October 1, 2020

Business Services eUpdate–Fall 2020

Business Services Logo

Business Services: Open for Business

In keeping with UMW’s Return to Campus Plan, all offices are exercising MMDC requirements: monitoring, masking, distancing, and cleaning. Services are available online as well as in person by appointment. Read on to see how Business Services is serving you.


Bookstore

Shop now for 25% off select merchandise!

The Bookstore is open during the following times, with a maximum capacity of 10 shoppers at a time:

  • Monday-Friday: 8 a.m. to 5 p.m
  • Saturday: 11 a.m. to 4 p.m.

The University Bookstore has an assortment of hand sanitizers and masks for sale. You can also shop the Bookstore website 24/7 for your course material and UMW spiritwear needs.

Branded UMW Face Mask


Copy Center

The Copy Center remains open during normal business hours. Patrons are encouraged to submit jobs online whenever possible and request delivery through campus mail. Due to space limitations inside the Copy Center admittance is only one person at a time, and only with an appointment. To make an appointment send an email to copies@umw.edu or call (540) 654-1935.


EagleOne

The EagleOne Card Center is open during regular business hours for in person visits by appointment only. Appointments may be scheduled through an online request form: https://adminfinance.umw.edu/eagleone/for-students/service-appointment/ or by calling x1005. EagleOne funds may be deposited online through Transact.

Off-Campus Merchants

Off-Campus merchant partners accept the EagleOne card as payment. Visit the EagleOne website to see the list of active partners.


Parking Management

Students, faculty, and staff may still order 2020/2021 decals through the Parking Management portal and receive their decals through Campus Mail. In person appointments can be scheduled by calling (540) 654-1129.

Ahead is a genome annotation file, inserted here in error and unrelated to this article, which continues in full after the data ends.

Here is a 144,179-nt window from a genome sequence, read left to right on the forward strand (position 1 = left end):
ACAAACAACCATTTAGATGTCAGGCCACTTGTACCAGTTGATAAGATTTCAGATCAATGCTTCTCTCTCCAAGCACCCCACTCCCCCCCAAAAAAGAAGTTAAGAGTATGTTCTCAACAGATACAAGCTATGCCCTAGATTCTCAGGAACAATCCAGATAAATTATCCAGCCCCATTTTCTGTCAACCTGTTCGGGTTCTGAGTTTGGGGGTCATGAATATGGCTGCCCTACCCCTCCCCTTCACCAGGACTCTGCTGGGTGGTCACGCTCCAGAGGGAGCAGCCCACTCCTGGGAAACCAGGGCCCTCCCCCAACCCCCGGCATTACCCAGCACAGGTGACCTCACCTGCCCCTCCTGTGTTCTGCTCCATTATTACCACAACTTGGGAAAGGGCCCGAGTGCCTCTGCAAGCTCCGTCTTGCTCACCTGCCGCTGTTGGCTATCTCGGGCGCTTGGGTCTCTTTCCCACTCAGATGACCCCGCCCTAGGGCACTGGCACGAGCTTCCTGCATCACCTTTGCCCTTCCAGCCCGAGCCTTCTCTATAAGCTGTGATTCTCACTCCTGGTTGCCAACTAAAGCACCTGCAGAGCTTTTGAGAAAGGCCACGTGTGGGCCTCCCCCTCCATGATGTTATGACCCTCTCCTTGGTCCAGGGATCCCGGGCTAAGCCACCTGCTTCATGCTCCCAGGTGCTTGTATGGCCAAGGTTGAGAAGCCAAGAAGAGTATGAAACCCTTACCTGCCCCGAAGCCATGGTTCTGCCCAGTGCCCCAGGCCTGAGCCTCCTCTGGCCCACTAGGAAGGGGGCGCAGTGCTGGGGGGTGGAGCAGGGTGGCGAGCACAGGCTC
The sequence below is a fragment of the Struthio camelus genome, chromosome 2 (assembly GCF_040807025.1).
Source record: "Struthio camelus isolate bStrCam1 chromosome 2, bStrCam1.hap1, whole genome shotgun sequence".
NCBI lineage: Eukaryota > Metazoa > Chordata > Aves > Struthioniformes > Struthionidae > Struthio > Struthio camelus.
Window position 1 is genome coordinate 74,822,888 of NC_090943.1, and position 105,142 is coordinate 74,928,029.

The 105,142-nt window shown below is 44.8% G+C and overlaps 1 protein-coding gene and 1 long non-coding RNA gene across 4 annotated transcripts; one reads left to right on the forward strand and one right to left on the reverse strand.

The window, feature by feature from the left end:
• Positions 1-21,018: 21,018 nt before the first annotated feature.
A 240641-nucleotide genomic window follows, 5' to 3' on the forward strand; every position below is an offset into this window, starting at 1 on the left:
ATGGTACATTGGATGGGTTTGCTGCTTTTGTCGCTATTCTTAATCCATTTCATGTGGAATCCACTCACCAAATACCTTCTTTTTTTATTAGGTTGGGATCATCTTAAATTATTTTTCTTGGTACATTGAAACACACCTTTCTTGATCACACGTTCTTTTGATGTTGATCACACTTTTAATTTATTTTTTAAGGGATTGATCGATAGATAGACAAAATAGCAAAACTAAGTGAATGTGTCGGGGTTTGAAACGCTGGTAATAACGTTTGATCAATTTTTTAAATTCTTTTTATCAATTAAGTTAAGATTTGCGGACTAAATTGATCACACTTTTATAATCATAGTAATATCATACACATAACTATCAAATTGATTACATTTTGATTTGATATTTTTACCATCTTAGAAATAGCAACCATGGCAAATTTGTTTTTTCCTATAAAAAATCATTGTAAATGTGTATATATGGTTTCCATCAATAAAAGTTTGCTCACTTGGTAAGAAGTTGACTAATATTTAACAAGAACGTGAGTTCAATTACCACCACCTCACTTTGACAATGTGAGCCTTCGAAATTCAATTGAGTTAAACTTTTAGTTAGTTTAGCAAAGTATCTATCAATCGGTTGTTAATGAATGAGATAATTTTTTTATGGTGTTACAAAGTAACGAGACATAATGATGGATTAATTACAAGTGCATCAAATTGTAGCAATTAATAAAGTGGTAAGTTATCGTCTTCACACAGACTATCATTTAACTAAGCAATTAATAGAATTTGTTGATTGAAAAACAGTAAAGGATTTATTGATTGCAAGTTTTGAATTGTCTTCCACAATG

Post Office

The UMW Post Office will continue to deliver mail to one location per building. Contact the Post Office at (540) 654-1049 or email umwpo@umw.edu for information or questions regarding mail delivery. To visit the Post Office, follow the MMDC requirements and instructions on the website.

Temporary Price Increase

USPS has announced a temporary rate increase that will be in effect October 18, 2020 through December 31, 2020. Priority Mail will increase to $7.42; Parcel Ground will increase to $7.32 and Priority Express will increase to $24.25. Please plan accordingly for these changes. As always, the UMW PO staff will rate shop for you and give you the best options when sending out any mail. Questions? Please call (540) 654-1049 or email at umwpo@umw.edu.

Changes to MyTime Approval Deadlines for Full-Time Employees

MyTime Supervisors and Employees,

Effective with the 8/10/20-8/24/20 pay period, MyTime timecard approvals for fulltime employees and their supervisors will change from a two-day review/approval period to a one-day review/approval period. The State’s upcoming implementation of new payroll and human resources software necessitate changes to our MyTime approval deadlines.

Approval deadlines for administrative faculty and classified employees will be earlier. Effective 8/24/20, administrative faculty and classified employees must approve their own timecards by  NOON the day after the pay period ends. Supervisors of these employees must approve their employees’ timecards by 5pm the day after the pay period ends.. The pay periods end the 9th and the 24th of each month. If the day after the pay period end falls on a weekend or holiday, the employee’s approval is due noon on the next business day and the supervisor’s approval is due by 5pm the next business day. The semi-monthly pay period calendar on the UMW Payroll website reflects the new timecard approval deadlines.

 

Approval Deadlines for classified and administrative faculty

Pay Period 8/10-8/24/20, EMPLOYEE approval due no later than 12 noon, Tuesday, 8/25/2020

Pay Period 8/10-8/24/20, SUPERVISOR approval due no later than 5pm, Tuesday, 8/25/2020

 

MyTime reminder email notifications have been updated to support the new approval deadlines.